For a bunch of old fellas, The Sonics look pretty good.
Ah the Sonics, loud, urgent Ur-Punk legends and let’s face it, not in their first youth. Not only that, the main hall at the Paradiso was surely bound to be full of the worst kind of preening scenesters… Dark thoughts such as these ruled the roost on my journey to the venue…
Once inside Incendiary barely had time to grab a beer before the opening act (a Dutch cover band whose name unfortunately escapes me) ran through a medley of sixties and fifties TV show theme tunes. All well and good, and it worked as a nice warm up in a jolly sort of way. But you can see these sort of high-class tribute acts on public days off, like Queen’s Day for free. There are loads of them. And I’m sorry I really can’t see the point of paying to listen to the James Bond theme.
By the time said covers band had finished the main hall was bursting, and I mean bursting. Luckily it was NOT full of the doe-eyed, slack-jawed idiots who I thought would populate the gig but full of, well… not to put too fine a point on it, hard Perry skins and rockabilly lads and lasses, dolled to the nines in their respective tribal threads. None of them seemed in their first youth but they all wore it well. Best of all, there was not a mobile in sight. The strangeness of this absence only struck me during Psycho when a bloke in front of me pulled out his mobile and started to film. And then hurriedly put it away when he got stared at. The only other appendage to be seen used in anger were the half full plastic beer glasses, which were thrown liberally around the hall during some of the gig’s more frantic moments.
It reminded Incendiary of just how nice it is to see a band being watched by its audience. It also reminded Incendiary of the old times, when electronic gadgetry stayed exclusively on the stage.
Okay let’s put all sociological ranting aside and get onto the gig. For a bunch of old fellas, The Sonics look pretty good. Three original members, including the all important Gerry Roslie (he of the thunderous voice) and two lads culled from other bands from the period. Off we charged into a show that was loud, loud, loud. So loud that somehow the guitarist blew something in his amp up three songs in, ho hum.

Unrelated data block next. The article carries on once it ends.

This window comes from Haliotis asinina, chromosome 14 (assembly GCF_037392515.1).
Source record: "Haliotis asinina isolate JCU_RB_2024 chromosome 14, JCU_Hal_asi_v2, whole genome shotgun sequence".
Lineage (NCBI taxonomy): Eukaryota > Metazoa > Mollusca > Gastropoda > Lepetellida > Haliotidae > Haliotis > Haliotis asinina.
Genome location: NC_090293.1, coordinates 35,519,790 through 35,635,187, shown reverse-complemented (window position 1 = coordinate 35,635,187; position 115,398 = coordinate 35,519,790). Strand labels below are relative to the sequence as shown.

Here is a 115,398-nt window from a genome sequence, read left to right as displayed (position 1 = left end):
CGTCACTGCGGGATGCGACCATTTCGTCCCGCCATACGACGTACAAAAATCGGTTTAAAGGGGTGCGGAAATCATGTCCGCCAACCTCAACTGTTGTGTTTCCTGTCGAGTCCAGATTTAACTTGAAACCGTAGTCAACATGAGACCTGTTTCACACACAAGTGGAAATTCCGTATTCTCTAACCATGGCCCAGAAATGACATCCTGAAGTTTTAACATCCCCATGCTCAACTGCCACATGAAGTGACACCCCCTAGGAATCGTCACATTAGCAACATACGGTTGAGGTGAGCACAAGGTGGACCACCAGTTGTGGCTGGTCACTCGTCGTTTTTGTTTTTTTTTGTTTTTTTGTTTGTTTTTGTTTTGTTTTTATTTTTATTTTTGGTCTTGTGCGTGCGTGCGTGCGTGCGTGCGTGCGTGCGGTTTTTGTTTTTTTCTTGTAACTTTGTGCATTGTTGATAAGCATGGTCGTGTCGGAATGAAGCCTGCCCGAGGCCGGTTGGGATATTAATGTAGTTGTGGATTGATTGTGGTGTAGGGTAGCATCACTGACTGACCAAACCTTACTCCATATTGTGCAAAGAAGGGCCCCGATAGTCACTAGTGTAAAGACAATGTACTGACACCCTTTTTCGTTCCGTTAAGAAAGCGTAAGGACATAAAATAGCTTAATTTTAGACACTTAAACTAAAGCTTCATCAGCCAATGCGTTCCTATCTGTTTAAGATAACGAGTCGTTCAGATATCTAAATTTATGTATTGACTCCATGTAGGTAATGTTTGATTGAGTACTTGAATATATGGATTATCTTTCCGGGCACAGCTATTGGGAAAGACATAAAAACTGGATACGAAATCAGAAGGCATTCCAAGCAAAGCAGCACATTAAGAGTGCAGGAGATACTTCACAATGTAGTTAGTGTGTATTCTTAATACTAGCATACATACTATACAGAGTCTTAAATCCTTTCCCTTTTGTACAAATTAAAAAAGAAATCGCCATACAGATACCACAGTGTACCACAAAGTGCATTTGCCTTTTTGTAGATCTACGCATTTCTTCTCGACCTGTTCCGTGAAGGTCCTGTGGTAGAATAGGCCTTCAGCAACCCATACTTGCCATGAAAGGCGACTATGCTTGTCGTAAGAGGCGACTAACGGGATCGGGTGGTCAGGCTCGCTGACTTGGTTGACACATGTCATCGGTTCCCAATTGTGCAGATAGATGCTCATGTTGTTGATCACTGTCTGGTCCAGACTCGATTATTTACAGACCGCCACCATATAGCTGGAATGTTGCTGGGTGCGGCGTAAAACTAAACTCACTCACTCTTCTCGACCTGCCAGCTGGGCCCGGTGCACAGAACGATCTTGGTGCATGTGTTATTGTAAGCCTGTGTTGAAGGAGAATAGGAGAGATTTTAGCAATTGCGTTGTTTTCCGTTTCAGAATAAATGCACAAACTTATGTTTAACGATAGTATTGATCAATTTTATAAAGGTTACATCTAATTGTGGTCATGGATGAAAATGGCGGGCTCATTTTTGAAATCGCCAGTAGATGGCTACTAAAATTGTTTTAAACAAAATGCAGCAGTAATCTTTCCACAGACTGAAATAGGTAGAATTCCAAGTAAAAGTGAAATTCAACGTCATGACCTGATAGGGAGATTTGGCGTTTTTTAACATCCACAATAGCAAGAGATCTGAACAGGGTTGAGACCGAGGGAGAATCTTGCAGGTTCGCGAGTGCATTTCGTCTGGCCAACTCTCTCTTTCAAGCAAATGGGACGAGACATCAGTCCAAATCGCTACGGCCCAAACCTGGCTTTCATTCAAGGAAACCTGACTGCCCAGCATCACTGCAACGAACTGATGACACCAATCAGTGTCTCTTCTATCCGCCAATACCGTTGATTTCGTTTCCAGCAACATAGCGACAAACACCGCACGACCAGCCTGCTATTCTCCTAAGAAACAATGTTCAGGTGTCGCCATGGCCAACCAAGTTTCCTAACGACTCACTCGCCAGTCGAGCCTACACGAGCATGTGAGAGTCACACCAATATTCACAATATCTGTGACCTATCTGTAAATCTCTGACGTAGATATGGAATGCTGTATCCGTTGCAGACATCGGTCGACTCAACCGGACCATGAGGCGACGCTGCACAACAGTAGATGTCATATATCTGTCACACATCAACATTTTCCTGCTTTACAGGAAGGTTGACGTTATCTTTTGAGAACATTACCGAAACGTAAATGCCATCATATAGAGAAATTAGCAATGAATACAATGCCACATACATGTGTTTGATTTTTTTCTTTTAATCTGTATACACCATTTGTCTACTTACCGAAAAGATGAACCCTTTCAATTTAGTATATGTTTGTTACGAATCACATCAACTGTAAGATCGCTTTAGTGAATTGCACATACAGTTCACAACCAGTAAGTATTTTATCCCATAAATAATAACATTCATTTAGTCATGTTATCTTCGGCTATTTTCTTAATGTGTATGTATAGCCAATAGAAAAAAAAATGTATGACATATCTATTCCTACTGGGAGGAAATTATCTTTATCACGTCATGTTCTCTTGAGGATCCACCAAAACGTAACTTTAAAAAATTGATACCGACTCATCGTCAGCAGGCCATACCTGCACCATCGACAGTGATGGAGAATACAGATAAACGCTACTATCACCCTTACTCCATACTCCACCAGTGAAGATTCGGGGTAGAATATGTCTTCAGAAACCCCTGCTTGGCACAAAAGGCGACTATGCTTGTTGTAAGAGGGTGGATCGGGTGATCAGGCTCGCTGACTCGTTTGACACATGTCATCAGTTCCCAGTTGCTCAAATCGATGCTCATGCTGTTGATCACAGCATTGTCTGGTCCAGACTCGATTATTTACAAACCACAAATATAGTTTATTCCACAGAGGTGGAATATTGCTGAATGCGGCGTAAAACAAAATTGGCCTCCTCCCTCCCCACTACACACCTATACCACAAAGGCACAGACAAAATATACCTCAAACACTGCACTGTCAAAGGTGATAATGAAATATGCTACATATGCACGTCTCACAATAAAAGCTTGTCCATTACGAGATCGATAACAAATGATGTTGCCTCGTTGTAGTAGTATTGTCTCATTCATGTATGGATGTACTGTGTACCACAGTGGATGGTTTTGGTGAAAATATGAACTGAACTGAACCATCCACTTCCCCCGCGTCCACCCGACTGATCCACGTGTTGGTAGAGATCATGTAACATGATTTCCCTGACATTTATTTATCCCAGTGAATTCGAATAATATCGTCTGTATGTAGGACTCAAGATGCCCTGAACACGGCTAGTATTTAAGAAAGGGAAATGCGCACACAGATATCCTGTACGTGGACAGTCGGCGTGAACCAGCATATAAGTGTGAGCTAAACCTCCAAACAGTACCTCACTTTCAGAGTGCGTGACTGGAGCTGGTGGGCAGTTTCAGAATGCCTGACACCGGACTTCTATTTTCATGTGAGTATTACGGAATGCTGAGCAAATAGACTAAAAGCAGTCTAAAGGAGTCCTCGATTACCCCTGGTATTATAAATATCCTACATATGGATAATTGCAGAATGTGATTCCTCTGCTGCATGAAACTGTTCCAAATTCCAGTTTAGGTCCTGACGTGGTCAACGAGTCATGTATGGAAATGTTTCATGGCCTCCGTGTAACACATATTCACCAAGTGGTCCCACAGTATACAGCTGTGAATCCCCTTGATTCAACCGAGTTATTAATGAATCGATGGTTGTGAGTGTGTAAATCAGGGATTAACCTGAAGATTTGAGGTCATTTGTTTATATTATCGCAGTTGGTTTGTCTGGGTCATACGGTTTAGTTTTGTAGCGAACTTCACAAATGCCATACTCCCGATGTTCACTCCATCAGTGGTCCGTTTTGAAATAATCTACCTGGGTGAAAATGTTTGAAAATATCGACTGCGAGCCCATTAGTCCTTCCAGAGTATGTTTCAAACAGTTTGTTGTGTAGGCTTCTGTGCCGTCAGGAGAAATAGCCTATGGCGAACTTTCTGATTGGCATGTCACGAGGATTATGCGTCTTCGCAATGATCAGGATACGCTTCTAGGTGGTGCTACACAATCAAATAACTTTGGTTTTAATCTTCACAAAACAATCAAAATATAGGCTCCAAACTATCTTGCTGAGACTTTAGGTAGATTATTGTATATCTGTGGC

Immediately noticeable was the complete lack of frills that the band brought to their set, in some ways it was comforting that they kept arrangements to a minimum (apart from a guitar solo in the classic Strychnine, which threatened to de-rail it). The Sonics have a number of absolutely killer tunes, especially Psycho, which is the patent Iggy’s been trying to re-invent since 1969. And the set was arranged round these pretty well; if Have Love Will Travel was the tasty aperitif, then Strychnine was the satisfying main course and Psycho the brandy that made your eyes pop. Throw in a couple of killer covers and the whole evening was elevated above the pretty damned good to being almost great.
Indeed absolutely scorching versions Lucille, Louie Louie and Long Tall Sally were probably the highlights of the gig outside of the mental Psycho. The crowd loved it and things got a bit mental down the front. Especially when the go-go dancers, (sixties style) turned up to gyrate through The Witch. Before you knew it the night was over; in "Dutch time" it had hardly begun, we were out of the Paradiso by 10.20 or so. Still, why hang around when the point’s been made?